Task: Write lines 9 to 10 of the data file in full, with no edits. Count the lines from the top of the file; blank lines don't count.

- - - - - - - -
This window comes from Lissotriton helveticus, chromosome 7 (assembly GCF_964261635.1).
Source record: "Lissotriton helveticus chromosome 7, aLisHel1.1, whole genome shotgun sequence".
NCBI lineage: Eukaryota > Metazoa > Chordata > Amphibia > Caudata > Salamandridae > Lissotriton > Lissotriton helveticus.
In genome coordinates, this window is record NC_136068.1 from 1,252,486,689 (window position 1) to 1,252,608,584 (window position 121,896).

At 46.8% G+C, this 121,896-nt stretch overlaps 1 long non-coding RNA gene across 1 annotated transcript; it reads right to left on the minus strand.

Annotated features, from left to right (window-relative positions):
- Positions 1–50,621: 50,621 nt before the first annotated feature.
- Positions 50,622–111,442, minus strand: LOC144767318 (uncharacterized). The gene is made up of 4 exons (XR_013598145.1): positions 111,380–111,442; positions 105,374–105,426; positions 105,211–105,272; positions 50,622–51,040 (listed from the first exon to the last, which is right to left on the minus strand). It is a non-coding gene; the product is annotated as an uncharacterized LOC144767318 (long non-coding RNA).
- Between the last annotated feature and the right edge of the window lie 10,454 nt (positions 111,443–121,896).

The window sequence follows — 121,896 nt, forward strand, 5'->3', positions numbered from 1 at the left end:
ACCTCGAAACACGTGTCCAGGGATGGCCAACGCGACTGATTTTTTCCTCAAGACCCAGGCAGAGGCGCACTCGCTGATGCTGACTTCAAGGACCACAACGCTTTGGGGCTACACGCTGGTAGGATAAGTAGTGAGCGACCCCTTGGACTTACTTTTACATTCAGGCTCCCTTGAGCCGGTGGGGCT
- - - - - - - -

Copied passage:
- Between the last annotated feature and the right edge of the window lie 10,454 nt (positions 111,443–121,896).

The window sequence follows — 121,896 nt, forward strand, 5'->3', positions numbered from 1 at the left end: